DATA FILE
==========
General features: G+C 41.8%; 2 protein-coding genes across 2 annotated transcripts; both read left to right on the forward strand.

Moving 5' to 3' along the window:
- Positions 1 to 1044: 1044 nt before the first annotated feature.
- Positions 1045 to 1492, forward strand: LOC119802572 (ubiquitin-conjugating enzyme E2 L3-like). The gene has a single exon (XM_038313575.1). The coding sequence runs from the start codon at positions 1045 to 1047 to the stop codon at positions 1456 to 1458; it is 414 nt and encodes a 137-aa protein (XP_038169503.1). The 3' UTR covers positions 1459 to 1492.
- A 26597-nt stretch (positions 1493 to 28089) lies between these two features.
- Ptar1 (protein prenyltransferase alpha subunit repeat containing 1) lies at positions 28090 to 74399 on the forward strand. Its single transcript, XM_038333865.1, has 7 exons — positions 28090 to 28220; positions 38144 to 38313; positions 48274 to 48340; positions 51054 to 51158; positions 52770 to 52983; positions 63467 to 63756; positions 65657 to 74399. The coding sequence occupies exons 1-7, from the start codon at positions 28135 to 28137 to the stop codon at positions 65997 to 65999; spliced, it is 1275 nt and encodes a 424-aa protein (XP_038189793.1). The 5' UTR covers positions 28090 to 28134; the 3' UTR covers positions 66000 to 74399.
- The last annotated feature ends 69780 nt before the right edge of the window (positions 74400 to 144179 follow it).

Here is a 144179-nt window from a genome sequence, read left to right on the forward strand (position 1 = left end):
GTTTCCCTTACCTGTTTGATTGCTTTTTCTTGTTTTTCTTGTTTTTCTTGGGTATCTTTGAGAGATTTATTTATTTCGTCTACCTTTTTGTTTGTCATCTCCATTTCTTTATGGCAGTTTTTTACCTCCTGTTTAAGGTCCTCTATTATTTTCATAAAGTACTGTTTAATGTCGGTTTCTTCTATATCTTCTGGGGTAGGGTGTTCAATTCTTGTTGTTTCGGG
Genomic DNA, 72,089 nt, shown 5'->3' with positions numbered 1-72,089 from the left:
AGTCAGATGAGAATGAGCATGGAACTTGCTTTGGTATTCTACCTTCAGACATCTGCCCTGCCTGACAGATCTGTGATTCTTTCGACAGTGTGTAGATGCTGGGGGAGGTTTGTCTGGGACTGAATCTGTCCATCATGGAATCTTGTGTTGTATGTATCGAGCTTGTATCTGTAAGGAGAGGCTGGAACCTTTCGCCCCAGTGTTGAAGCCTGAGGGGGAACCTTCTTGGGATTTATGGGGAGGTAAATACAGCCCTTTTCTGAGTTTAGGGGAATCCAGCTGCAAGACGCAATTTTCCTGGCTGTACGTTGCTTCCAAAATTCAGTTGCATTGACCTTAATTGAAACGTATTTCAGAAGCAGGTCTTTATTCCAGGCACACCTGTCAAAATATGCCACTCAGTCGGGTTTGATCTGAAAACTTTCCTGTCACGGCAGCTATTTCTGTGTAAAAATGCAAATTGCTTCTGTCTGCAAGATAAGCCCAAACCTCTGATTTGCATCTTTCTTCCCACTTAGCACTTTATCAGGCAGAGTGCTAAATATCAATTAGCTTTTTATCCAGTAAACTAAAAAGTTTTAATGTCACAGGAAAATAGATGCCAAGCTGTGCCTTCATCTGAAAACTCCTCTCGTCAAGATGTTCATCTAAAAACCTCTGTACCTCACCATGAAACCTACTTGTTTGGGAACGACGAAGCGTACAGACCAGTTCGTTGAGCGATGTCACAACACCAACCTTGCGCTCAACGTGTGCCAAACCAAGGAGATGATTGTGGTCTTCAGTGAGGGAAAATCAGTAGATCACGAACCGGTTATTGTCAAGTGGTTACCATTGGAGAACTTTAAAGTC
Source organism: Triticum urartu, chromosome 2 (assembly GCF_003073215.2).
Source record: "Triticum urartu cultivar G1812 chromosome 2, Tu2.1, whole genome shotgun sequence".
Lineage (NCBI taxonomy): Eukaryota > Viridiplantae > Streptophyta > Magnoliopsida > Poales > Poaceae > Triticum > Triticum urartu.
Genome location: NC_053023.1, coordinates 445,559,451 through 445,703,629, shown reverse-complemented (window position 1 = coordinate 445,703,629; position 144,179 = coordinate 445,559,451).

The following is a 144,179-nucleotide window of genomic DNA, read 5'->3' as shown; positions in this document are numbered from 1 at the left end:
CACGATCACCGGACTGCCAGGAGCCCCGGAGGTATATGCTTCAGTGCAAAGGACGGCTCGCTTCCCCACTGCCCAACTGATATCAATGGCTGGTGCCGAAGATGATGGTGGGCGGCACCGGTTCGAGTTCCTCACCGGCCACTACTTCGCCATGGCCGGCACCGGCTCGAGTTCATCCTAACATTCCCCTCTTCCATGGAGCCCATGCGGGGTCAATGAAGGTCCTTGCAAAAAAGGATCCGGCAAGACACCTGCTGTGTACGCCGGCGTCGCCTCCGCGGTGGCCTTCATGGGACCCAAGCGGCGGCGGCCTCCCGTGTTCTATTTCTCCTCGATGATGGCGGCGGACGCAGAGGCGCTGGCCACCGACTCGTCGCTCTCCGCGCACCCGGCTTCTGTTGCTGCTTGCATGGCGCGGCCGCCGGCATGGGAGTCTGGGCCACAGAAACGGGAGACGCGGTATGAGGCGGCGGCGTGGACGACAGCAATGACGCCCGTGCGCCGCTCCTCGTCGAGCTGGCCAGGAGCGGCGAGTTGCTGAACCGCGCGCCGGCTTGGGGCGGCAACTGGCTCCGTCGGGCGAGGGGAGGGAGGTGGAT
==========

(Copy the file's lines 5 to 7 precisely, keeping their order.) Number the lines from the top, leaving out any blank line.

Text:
- A 26597-nt stretch (positions 1493 to 28089) lies between these two features.
- Ptar1 (protein prenyltransferase alpha subunit repeat containing 1) lies at positions 28090 to 74399 on the forward strand. Its single transcript, XM_038333865.1, has 7 exons — positions 28090 to 28220; positions 38144 to 38313; positions 48274 to 48340; positions 51054 to 51158; positions 52770 to 52983; positions 63467 to 63756; positions 65657 to 74399. The coding sequence occupies exons 1-7, from the start codon at positions 28135 to 28137 to the stop codon at positions 65997 to 65999; spliced, it is 1275 nt and encodes a 424-aa protein (XP_038189793.1). The 5' UTR covers positions 28090 to 28134; the 3' UTR covers positions 66000 to 74399.
- The last annotated feature ends 69780 nt before the right edge of the window (positions 74400 to 144179 follow it).